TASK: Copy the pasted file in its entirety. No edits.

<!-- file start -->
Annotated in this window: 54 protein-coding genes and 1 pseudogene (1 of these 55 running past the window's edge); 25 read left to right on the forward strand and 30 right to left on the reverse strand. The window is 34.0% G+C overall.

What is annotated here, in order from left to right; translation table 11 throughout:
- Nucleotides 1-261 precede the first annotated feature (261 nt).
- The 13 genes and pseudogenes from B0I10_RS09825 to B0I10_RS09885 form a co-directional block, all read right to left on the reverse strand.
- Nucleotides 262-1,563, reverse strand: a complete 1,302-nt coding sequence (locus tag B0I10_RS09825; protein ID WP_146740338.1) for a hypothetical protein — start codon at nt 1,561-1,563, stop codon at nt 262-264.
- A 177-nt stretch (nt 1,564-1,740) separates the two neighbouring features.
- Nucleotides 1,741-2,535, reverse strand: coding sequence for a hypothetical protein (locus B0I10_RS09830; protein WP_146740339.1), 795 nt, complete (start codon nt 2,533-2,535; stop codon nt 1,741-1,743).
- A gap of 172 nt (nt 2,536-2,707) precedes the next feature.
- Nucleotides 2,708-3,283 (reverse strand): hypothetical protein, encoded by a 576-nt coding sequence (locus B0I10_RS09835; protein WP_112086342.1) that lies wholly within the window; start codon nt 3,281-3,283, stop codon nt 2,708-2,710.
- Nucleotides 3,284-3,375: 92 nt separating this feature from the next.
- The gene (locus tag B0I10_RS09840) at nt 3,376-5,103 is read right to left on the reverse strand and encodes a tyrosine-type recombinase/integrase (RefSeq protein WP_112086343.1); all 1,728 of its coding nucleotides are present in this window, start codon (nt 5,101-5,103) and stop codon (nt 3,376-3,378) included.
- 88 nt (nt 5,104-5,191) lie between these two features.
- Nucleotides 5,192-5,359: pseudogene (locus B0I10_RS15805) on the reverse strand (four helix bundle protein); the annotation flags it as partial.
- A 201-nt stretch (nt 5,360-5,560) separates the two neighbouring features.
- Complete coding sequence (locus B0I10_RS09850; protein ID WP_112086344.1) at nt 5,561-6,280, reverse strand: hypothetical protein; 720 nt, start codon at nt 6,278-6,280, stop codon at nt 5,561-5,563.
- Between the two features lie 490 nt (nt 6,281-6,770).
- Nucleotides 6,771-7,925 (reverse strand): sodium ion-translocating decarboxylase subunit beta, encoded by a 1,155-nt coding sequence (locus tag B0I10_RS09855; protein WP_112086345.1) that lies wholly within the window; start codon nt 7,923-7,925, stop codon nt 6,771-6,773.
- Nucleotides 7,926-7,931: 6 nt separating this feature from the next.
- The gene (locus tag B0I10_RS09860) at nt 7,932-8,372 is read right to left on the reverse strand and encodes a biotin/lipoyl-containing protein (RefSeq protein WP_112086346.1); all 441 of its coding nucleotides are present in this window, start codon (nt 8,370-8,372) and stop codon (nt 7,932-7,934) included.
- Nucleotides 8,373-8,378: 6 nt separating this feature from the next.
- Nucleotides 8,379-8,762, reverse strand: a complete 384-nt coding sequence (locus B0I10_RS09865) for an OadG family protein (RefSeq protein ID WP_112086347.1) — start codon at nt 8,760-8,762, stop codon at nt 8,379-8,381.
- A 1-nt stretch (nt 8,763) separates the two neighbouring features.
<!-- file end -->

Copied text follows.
Annotated in this window: 54 protein-coding genes and 1 pseudogene (1 of these 55 running past the window's edge); 25 read left to right on the forward strand and 30 right to left on the reverse strand. The window is 34.0% G+C overall.

What is annotated here, in order from left to right; translation table 11 throughout:
- Nucleotides 1-261 precede the first annotated feature (261 nt).
- The 13 genes and pseudogenes from B0I10_RS09825 to B0I10_RS09885 form a co-directional block, all read right to left on the reverse strand.
- Nucleotides 262-1,563, reverse strand: a complete 1,302-nt coding sequence (locus tag B0I10_RS09825; protein ID WP_146740338.1) for a hypothetical protein — start codon at nt 1,561-1,563, stop codon at nt 262-264.
- A 177-nt stretch (nt 1,564-1,740) separates the two neighbouring features.
- Nucleotides 1,741-2,535, reverse strand: coding sequence for a hypothetical protein (locus B0I10_RS09830; protein WP_146740339.1), 795 nt, complete (start codon nt 2,533-2,535; stop codon nt 1,741-1,743).
- A gap of 172 nt (nt 2,536-2,707) precedes the next feature.
- Nucleotides 2,708-3,283 (reverse strand): hypothetical protein, encoded by a 576-nt coding sequence (locus B0I10_RS09835; protein WP_112086342.1) that lies wholly within the window; start codon nt 3,281-3,283, stop codon nt 2,708-2,710.
- Nucleotides 3,284-3,375: 92 nt separating this feature from the next.
- The gene (locus tag B0I10_RS09840) at nt 3,376-5,103 is read right to left on the reverse strand and encodes a tyrosine-type recombinase/integrase (RefSeq protein WP_112086343.1); all 1,728 of its coding nucleotides are present in this window, start codon (nt 5,101-5,103) and stop codon (nt 3,376-3,378) included.
- 88 nt (nt 5,104-5,191) lie between these two features.
- Nucleotides 5,192-5,359: pseudogene (locus B0I10_RS15805) on the reverse strand (four helix bundle protein); the annotation flags it as partial.
- A 201-nt stretch (nt 5,360-5,560) separates the two neighbouring features.
- Complete coding sequence (locus B0I10_RS09850; protein ID WP_112086344.1) at nt 5,561-6,280, reverse strand: hypothetical protein; 720 nt, start codon at nt 6,278-6,280, stop codon at nt 5,561-5,563.
- Between the two features lie 490 nt (nt 6,281-6,770).
- Nucleotides 6,771-7,925 (reverse strand): sodium ion-translocating decarboxylase subunit beta, encoded by a 1,155-nt coding sequence (locus tag B0I10_RS09855; protein WP_112086345.1) that lies wholly within the window; start codon nt 7,923-7,925, stop codon nt 6,771-6,773.
- Nucleotides 7,926-7,931: 6 nt separating this feature from the next.
- The gene (locus tag B0I10_RS09860) at nt 7,932-8,372 is read right to left on the reverse strand and encodes a biotin/lipoyl-containing protein (RefSeq protein WP_112086346.1); all 441 of its coding nucleotides are present in this window, start codon (nt 8,370-8,372) and stop codon (nt 7,932-7,934) included.
- Nucleotides 8,373-8,378: 6 nt separating this feature from the next.
- Nucleotides 8,379-8,762, reverse strand: a complete 384-nt coding sequence (locus B0I10_RS09865) for an OadG family protein (RefSeq protein ID WP_112086347.1) — start codon at nt 8,760-8,762, stop codon at nt 8,379-8,381.
- A 1-nt stretch (nt 8,763) separates the two neighbouring features.